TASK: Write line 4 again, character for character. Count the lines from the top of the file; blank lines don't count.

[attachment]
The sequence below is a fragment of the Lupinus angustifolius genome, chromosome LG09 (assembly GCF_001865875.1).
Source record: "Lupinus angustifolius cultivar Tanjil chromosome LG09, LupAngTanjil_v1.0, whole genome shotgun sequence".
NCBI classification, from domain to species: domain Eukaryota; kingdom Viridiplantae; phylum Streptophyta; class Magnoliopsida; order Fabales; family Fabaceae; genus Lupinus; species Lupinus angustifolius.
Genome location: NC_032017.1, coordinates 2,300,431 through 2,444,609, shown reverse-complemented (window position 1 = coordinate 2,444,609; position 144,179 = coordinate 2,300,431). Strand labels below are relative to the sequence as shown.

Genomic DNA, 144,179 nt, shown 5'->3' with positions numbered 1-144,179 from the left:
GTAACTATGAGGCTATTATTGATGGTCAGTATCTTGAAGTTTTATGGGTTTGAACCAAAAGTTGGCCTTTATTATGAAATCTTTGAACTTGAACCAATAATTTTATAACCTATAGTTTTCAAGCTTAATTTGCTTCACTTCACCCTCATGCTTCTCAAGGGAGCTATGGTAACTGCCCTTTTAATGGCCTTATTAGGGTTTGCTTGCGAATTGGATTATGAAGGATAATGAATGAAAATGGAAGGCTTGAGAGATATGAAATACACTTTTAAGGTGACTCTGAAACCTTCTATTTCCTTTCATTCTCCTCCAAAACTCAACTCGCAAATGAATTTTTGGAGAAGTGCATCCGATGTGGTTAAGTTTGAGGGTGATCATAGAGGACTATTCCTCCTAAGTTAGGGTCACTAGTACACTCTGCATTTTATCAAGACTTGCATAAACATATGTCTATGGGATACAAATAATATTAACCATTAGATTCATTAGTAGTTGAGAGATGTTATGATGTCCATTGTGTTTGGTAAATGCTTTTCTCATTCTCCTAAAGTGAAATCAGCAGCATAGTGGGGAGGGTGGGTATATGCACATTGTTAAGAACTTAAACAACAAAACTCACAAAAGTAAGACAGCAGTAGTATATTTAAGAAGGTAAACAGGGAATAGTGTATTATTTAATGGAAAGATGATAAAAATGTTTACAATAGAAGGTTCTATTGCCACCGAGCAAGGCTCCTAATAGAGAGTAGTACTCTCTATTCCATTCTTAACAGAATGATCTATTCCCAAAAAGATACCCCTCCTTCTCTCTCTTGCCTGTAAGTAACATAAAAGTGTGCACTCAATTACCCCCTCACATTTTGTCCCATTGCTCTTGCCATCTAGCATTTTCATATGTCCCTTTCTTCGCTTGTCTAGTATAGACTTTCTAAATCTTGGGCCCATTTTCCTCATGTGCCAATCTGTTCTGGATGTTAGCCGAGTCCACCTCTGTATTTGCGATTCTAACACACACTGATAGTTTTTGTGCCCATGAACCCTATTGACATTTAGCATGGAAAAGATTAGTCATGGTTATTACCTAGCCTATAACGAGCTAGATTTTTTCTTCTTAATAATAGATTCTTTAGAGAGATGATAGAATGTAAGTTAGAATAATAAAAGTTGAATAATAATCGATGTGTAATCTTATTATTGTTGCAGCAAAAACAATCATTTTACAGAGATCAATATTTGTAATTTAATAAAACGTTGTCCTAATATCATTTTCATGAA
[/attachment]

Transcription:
Genome location: NC_032017.1, coordinates 2,300,431 through 2,444,609, shown reverse-complemented (window position 1 = coordinate 2,444,609; position 144,179 = coordinate 2,300,431). Strand labels below are relative to the sequence as shown.